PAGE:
UPDATE 1-Fed's Tarullo sees benefits in stress test disclosure
(Adds detail, comment, byline)
WASHINGTON, March 26 (Reuters) - Public disclosure of bank stress test results last year helped rescue the global financial system, and regulators should weigh some level of transparency in future tests, the Federal Reserve's leading figure on regulation said on Friday.
Daniel Tarullo, a member of the Fed's Board of Governors and its chief point person on regulatory issues, credited the financial stress tests as restoring confidence in a teetering banking sector.
"The public release of the results played an important role in stabilizing the financial system," Tarullo said at a monetary conference sponsored by the U.S. central bank.
Congress is considering various versions of financial regulatory reform, some of which might reduce the Federal Reserve's role over policy. Many fault the Fed for loose oversight that allowed dubious practices in both banking and housing to thrive, leading to the financial crisis.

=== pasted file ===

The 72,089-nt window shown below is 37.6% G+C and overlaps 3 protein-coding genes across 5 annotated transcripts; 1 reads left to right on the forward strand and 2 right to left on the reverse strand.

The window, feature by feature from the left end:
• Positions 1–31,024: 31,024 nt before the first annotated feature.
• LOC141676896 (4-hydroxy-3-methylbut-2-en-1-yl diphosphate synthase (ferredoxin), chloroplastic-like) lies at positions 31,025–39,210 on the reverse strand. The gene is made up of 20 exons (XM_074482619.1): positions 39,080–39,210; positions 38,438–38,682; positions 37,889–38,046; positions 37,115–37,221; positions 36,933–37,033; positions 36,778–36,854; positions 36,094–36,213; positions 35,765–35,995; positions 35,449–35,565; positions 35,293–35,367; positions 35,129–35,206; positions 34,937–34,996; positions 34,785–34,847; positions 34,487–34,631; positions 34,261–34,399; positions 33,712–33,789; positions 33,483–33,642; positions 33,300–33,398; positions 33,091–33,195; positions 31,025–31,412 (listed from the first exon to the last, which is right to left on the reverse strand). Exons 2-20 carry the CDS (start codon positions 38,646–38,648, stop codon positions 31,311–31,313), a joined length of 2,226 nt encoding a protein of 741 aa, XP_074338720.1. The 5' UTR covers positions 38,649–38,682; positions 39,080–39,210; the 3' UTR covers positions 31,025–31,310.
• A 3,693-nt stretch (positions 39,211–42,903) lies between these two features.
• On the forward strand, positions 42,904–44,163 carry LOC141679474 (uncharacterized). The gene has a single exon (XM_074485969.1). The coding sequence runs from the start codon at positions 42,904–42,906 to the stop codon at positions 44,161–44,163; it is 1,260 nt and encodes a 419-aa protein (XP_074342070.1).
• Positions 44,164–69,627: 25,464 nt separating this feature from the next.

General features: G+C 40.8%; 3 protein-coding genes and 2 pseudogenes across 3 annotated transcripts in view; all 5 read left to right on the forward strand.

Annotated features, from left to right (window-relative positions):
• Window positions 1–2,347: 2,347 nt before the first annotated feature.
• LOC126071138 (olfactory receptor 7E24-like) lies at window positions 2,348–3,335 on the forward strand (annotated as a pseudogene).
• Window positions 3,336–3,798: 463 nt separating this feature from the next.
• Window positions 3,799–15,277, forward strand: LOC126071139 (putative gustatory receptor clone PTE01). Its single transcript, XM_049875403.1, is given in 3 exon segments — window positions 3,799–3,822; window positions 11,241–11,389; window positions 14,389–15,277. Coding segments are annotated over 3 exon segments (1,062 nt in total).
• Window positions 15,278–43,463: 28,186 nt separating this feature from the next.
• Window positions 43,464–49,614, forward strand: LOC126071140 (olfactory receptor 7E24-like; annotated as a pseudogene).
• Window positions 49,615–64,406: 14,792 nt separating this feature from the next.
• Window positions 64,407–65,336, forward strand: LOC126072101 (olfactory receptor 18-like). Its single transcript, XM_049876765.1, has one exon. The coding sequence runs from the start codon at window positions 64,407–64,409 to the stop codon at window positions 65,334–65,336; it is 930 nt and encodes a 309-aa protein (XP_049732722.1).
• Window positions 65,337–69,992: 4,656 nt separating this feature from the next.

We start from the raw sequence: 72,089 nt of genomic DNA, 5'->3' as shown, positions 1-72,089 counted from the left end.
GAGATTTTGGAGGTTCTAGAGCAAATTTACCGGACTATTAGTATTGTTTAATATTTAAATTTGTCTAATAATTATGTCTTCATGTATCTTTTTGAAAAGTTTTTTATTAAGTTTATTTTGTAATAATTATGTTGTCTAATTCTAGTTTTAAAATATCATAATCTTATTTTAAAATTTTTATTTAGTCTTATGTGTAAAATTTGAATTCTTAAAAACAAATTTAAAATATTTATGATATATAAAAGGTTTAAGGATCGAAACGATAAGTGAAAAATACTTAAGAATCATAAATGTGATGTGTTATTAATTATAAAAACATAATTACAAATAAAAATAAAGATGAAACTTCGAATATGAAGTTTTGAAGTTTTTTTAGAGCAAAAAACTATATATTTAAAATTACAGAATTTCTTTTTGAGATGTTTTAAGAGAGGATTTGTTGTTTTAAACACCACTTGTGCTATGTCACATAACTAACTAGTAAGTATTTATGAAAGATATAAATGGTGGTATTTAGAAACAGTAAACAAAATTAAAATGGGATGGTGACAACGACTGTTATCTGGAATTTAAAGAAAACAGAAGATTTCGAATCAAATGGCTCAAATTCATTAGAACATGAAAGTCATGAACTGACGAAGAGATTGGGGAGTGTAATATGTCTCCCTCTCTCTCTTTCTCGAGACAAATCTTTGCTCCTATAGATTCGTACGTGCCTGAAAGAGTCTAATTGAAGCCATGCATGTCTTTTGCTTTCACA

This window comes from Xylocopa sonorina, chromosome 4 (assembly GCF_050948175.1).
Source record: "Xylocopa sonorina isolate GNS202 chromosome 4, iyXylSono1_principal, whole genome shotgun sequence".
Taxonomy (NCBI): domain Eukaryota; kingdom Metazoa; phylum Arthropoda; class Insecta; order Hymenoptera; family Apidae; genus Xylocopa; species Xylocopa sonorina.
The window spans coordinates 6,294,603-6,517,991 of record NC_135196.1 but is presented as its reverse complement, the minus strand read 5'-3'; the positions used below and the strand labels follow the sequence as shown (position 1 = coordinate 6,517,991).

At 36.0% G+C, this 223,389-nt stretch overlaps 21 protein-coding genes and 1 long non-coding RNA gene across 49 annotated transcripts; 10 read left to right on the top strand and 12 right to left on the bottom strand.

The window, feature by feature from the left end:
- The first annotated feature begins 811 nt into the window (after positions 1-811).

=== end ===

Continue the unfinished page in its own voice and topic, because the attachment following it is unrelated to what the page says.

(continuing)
But Tarullo argued the Fed has reformed its ways, fine-tuning the way it supervises banks to include possible risks to the system as a whole, looking beyond the individual conditions of specific institutions.
As for releasing future stress test results, Tarullo cited pros and cons. One risk would be that fears about potentially troubled banks might be self-fulfilling.
"The revelation that some major banks may have capital needs under a stress scenario might be unnecessarily destabilizing," Tarullo said.
At the same time, the importance of transparency to functional markets suggests some level of disclosure is not only possible but also desirable.
One option might be to "provide details about the assumptions and methods supervisors employed in the stress tests but withhold public release of results for individual banks." (Editing by Leslie Adler)
- Alibaba IPO ranks as world's biggest after additional shares sold
- Exclusive: Iran seeks give and take on Islamic State militants, nuclear program
- Islamic State tells followers to attack U.S., French citizens: website
- Study of smoking cancer patients fuels e-cigarette debate
- Kurds say they have halted Islamic State advance on Syrian town